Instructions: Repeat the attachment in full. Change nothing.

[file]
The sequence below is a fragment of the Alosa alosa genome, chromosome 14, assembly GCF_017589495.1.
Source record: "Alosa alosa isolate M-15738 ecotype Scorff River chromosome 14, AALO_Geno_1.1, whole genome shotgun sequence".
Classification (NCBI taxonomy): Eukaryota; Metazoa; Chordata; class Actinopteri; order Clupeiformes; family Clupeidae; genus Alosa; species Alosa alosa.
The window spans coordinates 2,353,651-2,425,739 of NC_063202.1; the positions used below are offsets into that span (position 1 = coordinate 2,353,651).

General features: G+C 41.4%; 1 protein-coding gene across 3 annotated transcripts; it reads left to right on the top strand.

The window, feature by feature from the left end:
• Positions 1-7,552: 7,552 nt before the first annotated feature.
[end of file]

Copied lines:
The sequence below is a fragment of the Alosa alosa genome, chromosome 14, assembly GCF_017589495.1.
Source record: "Alosa alosa isolate M-15738 ecotype Scorff River chromosome 14, AALO_Geno_1.1, whole genome shotgun sequence".
Classification (NCBI taxonomy): Eukaryota; Metazoa; Chordata; class Actinopteri; order Clupeiformes; family Clupeidae; genus Alosa; species Alosa alosa.
The window spans coordinates 2,353,651-2,425,739 of NC_063202.1; the positions used below are offsets into that span (position 1 = coordinate 2,353,651).

General features: G+C 41.4%; 1 protein-coding gene across 3 annotated transcripts; it reads left to right on the top strand.

The window, feature by feature from the left end:
• Positions 1-7,552: 7,552 nt before the first annotated feature.